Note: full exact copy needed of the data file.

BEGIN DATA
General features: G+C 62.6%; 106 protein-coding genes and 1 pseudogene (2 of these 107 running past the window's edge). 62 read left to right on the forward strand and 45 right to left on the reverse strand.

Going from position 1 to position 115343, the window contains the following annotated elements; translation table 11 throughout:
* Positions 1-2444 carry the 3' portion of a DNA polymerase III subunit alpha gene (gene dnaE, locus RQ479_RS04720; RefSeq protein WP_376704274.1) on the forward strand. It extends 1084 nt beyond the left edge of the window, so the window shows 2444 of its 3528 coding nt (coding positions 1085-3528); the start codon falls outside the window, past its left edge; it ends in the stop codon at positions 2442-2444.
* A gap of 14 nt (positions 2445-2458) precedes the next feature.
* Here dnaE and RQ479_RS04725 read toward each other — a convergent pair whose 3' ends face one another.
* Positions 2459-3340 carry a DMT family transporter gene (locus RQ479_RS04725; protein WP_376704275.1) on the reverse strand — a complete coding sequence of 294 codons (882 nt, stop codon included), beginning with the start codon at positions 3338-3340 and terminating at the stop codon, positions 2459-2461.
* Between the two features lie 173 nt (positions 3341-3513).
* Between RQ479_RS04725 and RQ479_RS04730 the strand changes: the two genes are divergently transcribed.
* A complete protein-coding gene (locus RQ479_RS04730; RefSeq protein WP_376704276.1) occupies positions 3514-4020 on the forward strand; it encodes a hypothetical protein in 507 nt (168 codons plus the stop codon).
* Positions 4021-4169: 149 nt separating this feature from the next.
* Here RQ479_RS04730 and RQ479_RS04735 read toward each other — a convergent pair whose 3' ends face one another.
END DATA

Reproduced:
General features: G+C 62.6%; 106 protein-coding genes and 1 pseudogene (2 of these 107 running past the window's edge). 62 read left to right on the forward strand and 45 right to left on the reverse strand.

Going from position 1 to position 115343, the window contains the following annotated elements; translation table 11 throughout:
* Positions 1-2444 carry the 3' portion of a DNA polymerase III subunit alpha gene (gene dnaE, locus RQ479_RS04720; RefSeq protein WP_376704274.1) on the forward strand. It extends 1084 nt beyond the left edge of the window, so the window shows 2444 of its 3528 coding nt (coding positions 1085-3528); the start codon falls outside the window, past its left edge; it ends in the stop codon at positions 2442-2444.
* A gap of 14 nt (positions 2445-2458) precedes the next feature.
* Here dnaE and RQ479_RS04725 read toward each other — a convergent pair whose 3' ends face one another.
* Positions 2459-3340 carry a DMT family transporter gene (locus RQ479_RS04725; protein WP_376704275.1) on the reverse strand — a complete coding sequence of 294 codons (882 nt, stop codon included), beginning with the start codon at positions 3338-3340 and terminating at the stop codon, positions 2459-2461.
* Between the two features lie 173 nt (positions 3341-3513).
* Between RQ479_RS04725 and RQ479_RS04730 the strand changes: the two genes are divergently transcribed.
* A complete protein-coding gene (locus RQ479_RS04730; RefSeq protein WP_376704276.1) occupies positions 3514-4020 on the forward strand; it encodes a hypothetical protein in 507 nt (168 codons plus the stop codon).
* Positions 4021-4169: 149 nt separating this feature from the next.
* Here RQ479_RS04730 and RQ479_RS04735 read toward each other — a convergent pair whose 3' ends face one another.